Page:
The Institute of Supply Management (ISM) said its key manufacturing index dropped 3.8 percentage points from November to 32.4 percent, far below the 50 percent level that separates expansion and contraction.
It was below the economists' consensus estimate of 35.4 percent and, according to the institute, the lowest reading since June 1980, when the index hit 30.3 percent.
- excerpt from "US manufacturing slumps to 1980 low: ISM", Agence France Presse, 2009.
Today we also saw the release of November's Factory Orders. This is an economic indicator that measures the dollar level of new orders. Basically, you see if new orders are growing or declining.
For the month of November (this is a lagging indicator), we saw new orders for durable and non-durable goods produced in our factories drop 4.6%. This was below the consensus of a drop of 2.5%. Still, November is an improvement over the previous one from October, where Factory Orders fell 5.1%. As noted above, business customers are not purchasing as much because they currently have an inventory situation that is not conducive to the level of demand. Also, November was at the height of the fear cycle that was goosed up by the media (not that fear wasn't warranted).
Demand for nondurable goods, items such as food, paper and petroleum products, dropped by 7.4 percent in November following a 3.8 percent decline in October. The declines for nondurable goods reflect falling demand and a big drop in prices, particularly for energy products.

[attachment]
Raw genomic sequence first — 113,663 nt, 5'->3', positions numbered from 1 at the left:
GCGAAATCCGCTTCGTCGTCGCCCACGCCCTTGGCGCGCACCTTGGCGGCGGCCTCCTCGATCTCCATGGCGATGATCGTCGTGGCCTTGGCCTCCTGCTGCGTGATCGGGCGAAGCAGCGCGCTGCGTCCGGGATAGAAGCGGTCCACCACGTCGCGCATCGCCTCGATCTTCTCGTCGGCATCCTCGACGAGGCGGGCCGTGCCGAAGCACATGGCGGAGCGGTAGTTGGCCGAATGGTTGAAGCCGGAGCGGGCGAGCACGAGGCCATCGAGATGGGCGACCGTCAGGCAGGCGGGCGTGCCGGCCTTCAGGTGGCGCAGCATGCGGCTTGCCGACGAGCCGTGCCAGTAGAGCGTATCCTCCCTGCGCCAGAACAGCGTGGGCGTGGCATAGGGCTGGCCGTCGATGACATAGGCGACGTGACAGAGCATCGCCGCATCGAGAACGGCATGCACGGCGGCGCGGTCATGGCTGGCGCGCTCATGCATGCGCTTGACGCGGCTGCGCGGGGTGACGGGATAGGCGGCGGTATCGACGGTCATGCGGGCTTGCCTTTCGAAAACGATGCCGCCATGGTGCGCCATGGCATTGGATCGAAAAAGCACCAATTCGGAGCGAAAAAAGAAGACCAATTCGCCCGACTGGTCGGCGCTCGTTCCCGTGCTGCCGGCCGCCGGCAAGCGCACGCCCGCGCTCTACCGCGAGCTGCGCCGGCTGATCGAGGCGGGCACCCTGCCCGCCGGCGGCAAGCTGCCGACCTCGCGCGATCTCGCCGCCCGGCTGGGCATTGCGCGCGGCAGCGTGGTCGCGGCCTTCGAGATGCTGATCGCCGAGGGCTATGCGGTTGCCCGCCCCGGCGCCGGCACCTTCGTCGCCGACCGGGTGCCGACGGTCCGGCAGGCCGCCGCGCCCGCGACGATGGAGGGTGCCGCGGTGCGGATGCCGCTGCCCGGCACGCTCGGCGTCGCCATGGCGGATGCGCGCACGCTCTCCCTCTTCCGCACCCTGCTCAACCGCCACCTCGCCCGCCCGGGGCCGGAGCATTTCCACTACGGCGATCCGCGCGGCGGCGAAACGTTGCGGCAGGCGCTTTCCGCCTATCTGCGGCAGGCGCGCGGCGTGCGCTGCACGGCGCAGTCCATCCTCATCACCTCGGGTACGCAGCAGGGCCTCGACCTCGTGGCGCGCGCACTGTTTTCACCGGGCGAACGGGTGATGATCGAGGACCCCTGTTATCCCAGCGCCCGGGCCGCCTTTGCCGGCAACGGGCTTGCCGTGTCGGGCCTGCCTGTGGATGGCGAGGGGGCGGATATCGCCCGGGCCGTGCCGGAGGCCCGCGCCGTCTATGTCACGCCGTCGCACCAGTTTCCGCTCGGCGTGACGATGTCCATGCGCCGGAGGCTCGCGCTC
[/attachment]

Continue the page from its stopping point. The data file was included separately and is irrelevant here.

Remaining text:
The declines in November were led by a 37.7 percent plunge in demand for commercial aircraft, an extremely volatile series. Boeing Co. has been seeking to resume normal operations following the interruptions caused by a strike last year.
- excerpt from "Factory orders drop more than expected in Nov.", Businessweek, 2009.
One industry, which has in the past weighed heavily on the indicator, has been the automobile sector. Recently motor vehicle sales reported another major drop. According to a Wall Street article, sales of cars and light trucks dropped 36% for 2008. I suspect when December's Factory Orders comes out, we'll see this in the report.
For the month, sales of cars and light trucks fell 36% to 896,124 vehicles, according to Autodata Corp, a Woodcliff Lake, N.J., research firm. That is an improvement over both November and October; still, it was the fourth month in a row that sales failed to exceed one million vehicles.
For the full year, U.S. auto sales declined 18% to 13.24 million vehicles -- the lowest total since 1992, Autodata said.
- excerpt and graphic from "Auto Makers Close Books on Awful Year, Face More Ills ", Wall Street Journal, 2009.
Steel Industry: Please, when rebuilding infrastructure, buy American.
In 2007 Interstate 35W, a major bridge in the Minneapolis area collapsed, destroying scores of cars, over 60 injured and at last count 7 dead. The trajedy, along with the recent Katrina disaster, highlighted the physical decay of America's commons that help the economy. The bridge symbolized decades of non-investment and poor planning in favor of tax cuts and other financial mismanagement. It caste a light on the dire financial situation municipalities and states faced as a result of "Reganonmics." The bottom line we rested on our industrial laurels.